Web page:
A copy of the final critical habitat designation, our final economic analysis, our final environmental assessment, and other information about Pagosa skyrocket, Parachute beardtongue, and DeBeque phacelia are available on the internet at http://www.fws.gov/mountain-prairie/species/plants/3ColoradoPlants/index.html, or by contacting the Western Colorado Ecological Services Field Office, U.S. Fish and Wildlife Service, 764 Horizon Drive, Building B, Grand Junction, CO 81506-3946, phone 970-243-2778. The final critical habitat designation will publish in the Federal Register on August 13, 2012. For general information on critical habitat please visit: http://www.fws.gov/endangered/esa-library/pdf/critical_habitat.pdf.
For public domain imagery of the three plants, please visit this flickr gallery: http://bit.ly/PJCQaY.
Native plants are important for their ecological, economic, and aesthetic values. Plants play an important role in development of crops that resist disease, insects, and drought. At least 25 percent of prescription drugs contain ingredients derived from plant compounds, including medicine to treat cancer, heart disease, juvenile leukemia, and malaria, and to assist in organ transplants. Plants are also used to develop natural pesticides.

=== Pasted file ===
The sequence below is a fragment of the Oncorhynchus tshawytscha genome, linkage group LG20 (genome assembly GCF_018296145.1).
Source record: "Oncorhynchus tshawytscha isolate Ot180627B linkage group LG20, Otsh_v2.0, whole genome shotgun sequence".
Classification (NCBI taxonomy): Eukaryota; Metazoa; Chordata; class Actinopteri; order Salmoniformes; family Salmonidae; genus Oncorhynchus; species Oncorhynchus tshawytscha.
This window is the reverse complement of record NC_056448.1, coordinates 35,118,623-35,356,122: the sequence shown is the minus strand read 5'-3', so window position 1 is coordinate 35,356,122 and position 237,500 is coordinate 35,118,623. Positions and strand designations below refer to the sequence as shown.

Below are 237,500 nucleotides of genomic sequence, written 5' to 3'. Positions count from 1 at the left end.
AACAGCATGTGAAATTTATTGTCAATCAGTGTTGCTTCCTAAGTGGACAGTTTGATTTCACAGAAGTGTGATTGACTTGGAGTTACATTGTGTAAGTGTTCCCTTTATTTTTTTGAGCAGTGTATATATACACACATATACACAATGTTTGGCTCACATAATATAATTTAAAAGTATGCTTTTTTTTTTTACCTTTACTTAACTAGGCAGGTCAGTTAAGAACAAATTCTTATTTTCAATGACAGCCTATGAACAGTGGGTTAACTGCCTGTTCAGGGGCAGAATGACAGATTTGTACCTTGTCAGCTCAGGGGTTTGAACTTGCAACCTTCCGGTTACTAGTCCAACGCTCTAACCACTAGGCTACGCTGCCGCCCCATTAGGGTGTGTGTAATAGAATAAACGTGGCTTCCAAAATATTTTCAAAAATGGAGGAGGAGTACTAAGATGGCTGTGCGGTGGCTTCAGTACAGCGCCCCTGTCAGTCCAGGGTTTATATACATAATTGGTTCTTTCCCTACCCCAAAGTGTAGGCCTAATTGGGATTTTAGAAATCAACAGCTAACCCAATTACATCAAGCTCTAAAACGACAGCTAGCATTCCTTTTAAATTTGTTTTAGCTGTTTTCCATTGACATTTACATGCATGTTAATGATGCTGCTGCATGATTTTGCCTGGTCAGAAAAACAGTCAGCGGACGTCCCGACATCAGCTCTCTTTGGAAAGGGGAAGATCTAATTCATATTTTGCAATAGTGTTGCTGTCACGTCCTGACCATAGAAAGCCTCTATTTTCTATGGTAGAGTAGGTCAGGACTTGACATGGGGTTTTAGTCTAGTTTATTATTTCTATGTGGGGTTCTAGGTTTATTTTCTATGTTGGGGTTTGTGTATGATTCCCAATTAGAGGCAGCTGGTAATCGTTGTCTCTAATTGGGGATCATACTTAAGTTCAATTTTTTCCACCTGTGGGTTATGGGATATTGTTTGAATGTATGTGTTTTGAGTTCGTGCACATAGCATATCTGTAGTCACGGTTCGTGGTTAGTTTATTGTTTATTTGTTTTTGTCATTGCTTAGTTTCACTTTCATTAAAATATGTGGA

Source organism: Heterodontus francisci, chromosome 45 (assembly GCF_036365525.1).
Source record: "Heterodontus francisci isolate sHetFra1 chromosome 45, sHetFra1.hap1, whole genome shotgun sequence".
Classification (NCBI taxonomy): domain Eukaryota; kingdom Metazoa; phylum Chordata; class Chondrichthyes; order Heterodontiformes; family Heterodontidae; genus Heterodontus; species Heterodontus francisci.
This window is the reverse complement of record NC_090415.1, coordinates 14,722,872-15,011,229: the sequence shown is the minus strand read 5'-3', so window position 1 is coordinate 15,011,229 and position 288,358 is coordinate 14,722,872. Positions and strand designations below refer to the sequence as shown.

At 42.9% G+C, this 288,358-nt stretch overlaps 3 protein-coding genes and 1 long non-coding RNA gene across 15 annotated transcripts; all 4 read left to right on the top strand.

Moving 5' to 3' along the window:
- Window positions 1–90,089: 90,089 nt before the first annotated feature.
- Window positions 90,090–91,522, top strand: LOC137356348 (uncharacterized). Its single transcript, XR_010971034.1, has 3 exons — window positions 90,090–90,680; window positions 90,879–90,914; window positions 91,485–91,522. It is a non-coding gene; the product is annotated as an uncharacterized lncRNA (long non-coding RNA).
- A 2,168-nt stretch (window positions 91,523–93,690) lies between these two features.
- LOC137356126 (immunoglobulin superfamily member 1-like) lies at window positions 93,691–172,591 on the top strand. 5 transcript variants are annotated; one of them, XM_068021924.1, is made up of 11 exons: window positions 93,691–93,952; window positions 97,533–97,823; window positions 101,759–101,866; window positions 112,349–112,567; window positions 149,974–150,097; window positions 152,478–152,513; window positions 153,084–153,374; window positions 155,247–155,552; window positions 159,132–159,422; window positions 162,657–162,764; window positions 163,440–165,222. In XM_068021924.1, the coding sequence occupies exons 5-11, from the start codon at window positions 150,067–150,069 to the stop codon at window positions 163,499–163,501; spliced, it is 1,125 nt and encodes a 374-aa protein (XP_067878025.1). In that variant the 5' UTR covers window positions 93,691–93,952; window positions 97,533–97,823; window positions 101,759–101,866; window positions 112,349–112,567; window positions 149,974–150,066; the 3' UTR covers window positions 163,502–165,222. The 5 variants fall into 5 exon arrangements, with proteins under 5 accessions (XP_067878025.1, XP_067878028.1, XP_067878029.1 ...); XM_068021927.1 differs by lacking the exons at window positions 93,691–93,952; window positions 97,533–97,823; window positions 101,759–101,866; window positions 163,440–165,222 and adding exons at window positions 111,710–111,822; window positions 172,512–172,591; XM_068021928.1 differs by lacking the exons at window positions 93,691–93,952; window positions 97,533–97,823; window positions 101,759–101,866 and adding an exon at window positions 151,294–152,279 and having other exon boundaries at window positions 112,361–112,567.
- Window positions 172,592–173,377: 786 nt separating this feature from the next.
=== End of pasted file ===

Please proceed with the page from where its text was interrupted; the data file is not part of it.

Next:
The mission of the U.S. Fish and Wildlife Service is working with others to conserve, protect, and enhance fish, wildlife, plants, and their habitats for the continuing benefit of the American people. We are both a leader and trusted partner in fish and wildlife conservation, known for our scientific excellence, stewardship of lands and natural resources, dedicated professionals, and commitment to public service. For more information on our work and the people who make it happen, visit http://www.fws.gov/mountain-prairie/. Connect with our Facebook page at http://www.facebook.com/USFWSMountainPrairie, follow our tweets at http://twitter.com/USFWSMtnPrairie, watch our YouTube Channel at http://www.youtube.com/usfws and download photos from our Flickr page at http://www.flickr.com/photos/usfwsmtnprairie/.